A Getty Research Institute Drawings Exhibition
Probes The Design Of A Modern Architectural Milestone
Source: News from the Getty
Daniel Castor takes the viewer on a visual journey through
Berlage's Amsterdam Stock Exchange
Exhibition dates: March 20-June 13, 1999
Location: Getty Research Institute Exhibitions Gallery
Los Angeles, CA-The Getty Research Institute for the History of Art and the Humanities contains an important collection devoted to 20~ century art and architecture and has published many important scholarly books in these fields. In the exhibition A Structure Revealed: Drawings of the Amsterdam Stock Exchange (on view from March 20 through June 13, 1999), the Getty Research Institute features 20 pencil drawings by Daniel Castor, a young San Francisco architect. In these works on loan from Castor, he takes a new look at the inner structure of one of the most famous milestones of early modem architecture, Hendrik P. Berlage's Amsterdam Stock Exchange. The exhibition raises new questions about the building and follows the Getty Research Institute's 1996 publication of Berlage's collected writings, Hendrik Petrus Berlage. Thoughts on Style. 1886-1909, which focuses on Berlage's theories of rationalism in architecture.
"Castor's drawings look at the building very closely, revealing that hidden within the structure are surprising elements that don't conform to Berlage's rationalist theories," said exhibition organizer Wim deWit, Head of Special Collections at the Getty Research Institute.
When the Stock Exchange first opened, many in Amsterdam compared the building, covered with saw-tooth skylights and crowned by a plump tower, to a factory. Its outward simplicity was vilified as out-of-character with the picturesque architecture of the
city. Berlage responded that he was employing a new language to replace a worn-out historical vocabulary. In later years, as Modernism spread, the building was admired for the very qualities that had inspired criticism.
In his drawings, Castor approaches the building from a variety of viewpoints. In some, he features all four sides of the building (frontal elevations), explaining the facade as just a skin or envelope around large trading halls. In others, Castor takes either a worm's eye or a bird's eye view of the interior. In each drawing, he peels away layers of walls, like an archaeologist, and provides insights into how the volumes, stairs, door openings, and ceilings cohere. It is as if he is taking an x-ray of the building, deftly revealing its guts and clarif~iing the dilemma faced by Berlage in matching architectural theory and design practice. In many of the drawings, solid forms and voids are seen as interchangeable, both opaque and transparent; for that reason, Castor calls them his "Jellyfish" drawings.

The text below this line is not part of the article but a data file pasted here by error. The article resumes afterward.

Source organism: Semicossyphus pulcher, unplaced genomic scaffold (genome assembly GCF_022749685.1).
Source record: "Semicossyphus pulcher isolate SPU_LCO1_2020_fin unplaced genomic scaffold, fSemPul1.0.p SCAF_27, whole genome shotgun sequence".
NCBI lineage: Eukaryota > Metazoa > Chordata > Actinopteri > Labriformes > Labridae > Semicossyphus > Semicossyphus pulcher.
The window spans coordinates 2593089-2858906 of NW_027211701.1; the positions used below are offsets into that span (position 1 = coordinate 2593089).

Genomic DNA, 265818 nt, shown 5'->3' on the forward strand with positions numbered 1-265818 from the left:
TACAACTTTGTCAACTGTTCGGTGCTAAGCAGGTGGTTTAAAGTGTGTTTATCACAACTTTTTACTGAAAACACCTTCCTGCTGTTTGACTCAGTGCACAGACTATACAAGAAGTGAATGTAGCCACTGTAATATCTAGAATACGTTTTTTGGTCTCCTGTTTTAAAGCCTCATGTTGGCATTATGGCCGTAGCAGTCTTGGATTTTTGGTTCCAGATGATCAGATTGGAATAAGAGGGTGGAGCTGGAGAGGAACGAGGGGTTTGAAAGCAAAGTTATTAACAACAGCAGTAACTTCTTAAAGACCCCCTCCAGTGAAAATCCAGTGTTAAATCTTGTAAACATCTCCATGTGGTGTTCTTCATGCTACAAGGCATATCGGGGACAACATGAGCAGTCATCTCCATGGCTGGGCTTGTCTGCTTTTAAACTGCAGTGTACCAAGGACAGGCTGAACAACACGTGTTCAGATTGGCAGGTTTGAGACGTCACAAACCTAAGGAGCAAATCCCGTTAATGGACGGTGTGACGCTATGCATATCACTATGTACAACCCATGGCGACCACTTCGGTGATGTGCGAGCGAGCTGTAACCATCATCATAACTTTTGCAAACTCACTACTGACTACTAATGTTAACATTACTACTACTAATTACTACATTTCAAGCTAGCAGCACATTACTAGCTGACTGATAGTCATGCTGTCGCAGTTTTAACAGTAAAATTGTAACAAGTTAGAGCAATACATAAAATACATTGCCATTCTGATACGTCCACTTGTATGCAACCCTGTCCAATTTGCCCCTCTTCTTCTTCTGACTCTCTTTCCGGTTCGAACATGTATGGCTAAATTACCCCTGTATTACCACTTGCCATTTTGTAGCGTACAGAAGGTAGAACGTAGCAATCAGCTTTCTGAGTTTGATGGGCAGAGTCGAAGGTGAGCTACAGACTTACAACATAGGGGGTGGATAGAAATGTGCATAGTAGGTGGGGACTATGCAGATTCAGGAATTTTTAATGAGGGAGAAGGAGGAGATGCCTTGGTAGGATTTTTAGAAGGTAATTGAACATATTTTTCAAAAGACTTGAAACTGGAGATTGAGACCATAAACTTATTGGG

"Castor raises the level of architectural drawing far beyond what an architect brings to explain a concept to a client," added deWit. "Because they comprise such a deft and complete analysis of Berlage, these works are no less important than the famous 19th~century drawings made in Greece or Italy by the students of the Ecole des Beaux Arts in Paris. At the same time, their delicacy, composition, and extraordinary finish make them exceptionally beautiful."
Born in Malaysia in 1966, Castor studied architecture at Princeton and Harvard universities and is now a practicing architect. In 1992, while studying for his Master's degree in architecture at the Harvard Graduate School of Design, he received a Fulbright Scholarship to study the Amsterdam Stock Exchange. Subsequently, he received funding from the Dutch Ministry of Culture for an additional year in which to complete his drawings of Berlage's building. In 1996 these drawings were exhibited at the Netherlands Architecture Institute in Rotterdam.
The accompanying book, Drawing Berlage's Exchange, is written by Daniel Castor (NAi Publishers, 1997). It was awarded a Citation for Excellence by the American Institute of Architects and is available in the Getty Museum Bookstore (paper, $45) or by calling (310) 440-7059. Also available: Hendrik Petrus Berlage. Thoughts on Style. 1886-1909; introduction by lain Boyd White; translation by lain Boyd White and Wim deWit (Getty Center for the History of Art and the Humanities, 1996); (cloth, $55; paper, $45).
Lori Starr or Norman Keyes, Jr.
Getty Public Affairs 310-440-7068